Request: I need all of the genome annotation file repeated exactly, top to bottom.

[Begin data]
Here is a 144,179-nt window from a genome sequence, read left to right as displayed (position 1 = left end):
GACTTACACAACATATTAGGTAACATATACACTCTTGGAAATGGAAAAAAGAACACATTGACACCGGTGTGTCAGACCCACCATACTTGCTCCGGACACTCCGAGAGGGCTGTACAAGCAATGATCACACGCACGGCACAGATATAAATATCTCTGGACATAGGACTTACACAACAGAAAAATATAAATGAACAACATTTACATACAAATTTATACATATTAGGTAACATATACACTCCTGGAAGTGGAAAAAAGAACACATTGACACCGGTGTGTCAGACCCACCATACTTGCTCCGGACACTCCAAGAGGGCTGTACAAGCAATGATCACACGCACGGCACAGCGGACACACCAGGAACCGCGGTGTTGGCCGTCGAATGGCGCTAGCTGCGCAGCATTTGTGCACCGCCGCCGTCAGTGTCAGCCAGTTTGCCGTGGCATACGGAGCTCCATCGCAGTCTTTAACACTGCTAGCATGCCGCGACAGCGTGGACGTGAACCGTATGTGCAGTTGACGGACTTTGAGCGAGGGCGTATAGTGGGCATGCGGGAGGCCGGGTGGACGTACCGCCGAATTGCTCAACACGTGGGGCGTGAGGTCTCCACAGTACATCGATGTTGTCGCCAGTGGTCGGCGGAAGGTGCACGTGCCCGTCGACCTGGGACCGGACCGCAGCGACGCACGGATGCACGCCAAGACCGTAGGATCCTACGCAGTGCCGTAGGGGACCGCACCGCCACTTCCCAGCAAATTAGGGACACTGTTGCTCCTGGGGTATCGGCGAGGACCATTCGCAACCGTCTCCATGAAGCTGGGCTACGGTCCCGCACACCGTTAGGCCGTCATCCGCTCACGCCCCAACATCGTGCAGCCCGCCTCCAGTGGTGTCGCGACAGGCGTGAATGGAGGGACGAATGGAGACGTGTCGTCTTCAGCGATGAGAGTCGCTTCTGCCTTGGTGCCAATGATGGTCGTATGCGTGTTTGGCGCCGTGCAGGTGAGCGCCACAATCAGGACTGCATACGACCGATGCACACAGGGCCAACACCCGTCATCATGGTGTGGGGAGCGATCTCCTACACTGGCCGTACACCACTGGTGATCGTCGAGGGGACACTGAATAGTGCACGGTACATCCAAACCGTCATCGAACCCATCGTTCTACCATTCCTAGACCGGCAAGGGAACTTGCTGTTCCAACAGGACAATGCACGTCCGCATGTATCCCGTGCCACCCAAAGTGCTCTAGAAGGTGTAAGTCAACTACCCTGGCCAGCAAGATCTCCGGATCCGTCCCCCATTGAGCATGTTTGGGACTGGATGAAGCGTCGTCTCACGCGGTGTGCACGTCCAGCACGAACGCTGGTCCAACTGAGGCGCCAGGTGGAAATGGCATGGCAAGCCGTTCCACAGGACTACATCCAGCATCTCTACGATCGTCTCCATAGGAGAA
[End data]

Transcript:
Here is a 144,179-nt window from a genome sequence, read left to right as displayed (position 1 = left end):
GACTTACACAACATATTAGGTAACATATACACTCTTGGAAATGGAAAAAAGAACACATTGACACCGGTGTGTCAGACCCACCATACTTGCTCCGGACACTCCGAGAGGGCTGTACAAGCAATGATCACACGCACGGCACAGATATAAATATCTCTGGACATAGGACTTACACAACAGAAAAATATAAATGAACAACATTTACATACAAATTTATACATATTAGGTAACATATACACTCCTGGAAGTGGAAAAAAGAACACATTGACACCGGTGTGTCAGACCCACCATACTTGCTCCGGACACTCCAAGAGGGCTGTACAAGCAATGATCACACGCACGGCACAGCGGACACACCAGGAACCGCGGTGTTGGCCGTCGAATGGCGCTAGCTGCGCAGCATTTGTGCACCGCCGCCGTCAGTGTCAGCCAGTTTGCCGTGGCATACGGAGCTCCATCGCAGTCTTTAACACTGCTAGCATGCCGCGACAGCGTGGACGTGAACCGTATGTGCAGTTGACGGACTTTGAGCGAGGGCGTATAGTGGGCATGCGGGAGGCCGGGTGGACGTACCGCCGAATTGCTCAACACGTGGGGCGTGAGGTCTCCACAGTACATCGATGTTGTCGCCAGTGGTCGGCGGAAGGTGCACGTGCCCGTCGACCTGGGACCGGACCGCAGCGACGCACGGATGCACGCCAAGACCGTAGGATCCTACGCAGTGCCGTAGGGGACCGCACCGCCACTTCCCAGCAAATTAGGGACACTGTTGCTCCTGGGGTATCGGCGAGGACCATTCGCAACCGTCTCCATGAAGCTGGGCTACGGTCCCGCACACCGTTAGGCCGTCATCCGCTCACGCCCCAACATCGTGCAGCCCGCCTCCAGTGGTGTCGCGACAGGCGTGAATGGAGGGACGAATGGAGACGTGTCGTCTTCAGCGATGAGAGTCGCTTCTGCCTTGGTGCCAATGATGGTCGTATGCGTGTTTGGCGCCGTGCAGGTGAGCGCCACAATCAGGACTGCATACGACCGATGCACACAGGGCCAACACCCGTCATCATGGTGTGGGGAGCGATCTCCTACACTGGCCGTACACCACTGGTGATCGTCGAGGGGACACTGAATAGTGCACGGTACATCCAAACCGTCATCGAACCCATCGTTCTACCATTCCTAGACCGGCAAGGGAACTTGCTGTTCCAACAGGACAATGCACGTCCGCATGTATCCCGTGCCACCCAAAGTGCTCTAGAAGGTGTAAGTCAACTACCCTGGCCAGCAAGATCTCCGGATCCGTCCCCCATTGAGCATGTTTGGGACTGGATGAAGCGTCGTCTCACGCGGTGTGCACGTCCAGCACGAACGCTGGTCCAACTGAGGCGCCAGGTGGAAATGGCATGGCAAGCCGTTCCACAGGACTACATCCAGCATCTCTACGATCGTCTCCATAGGAGAA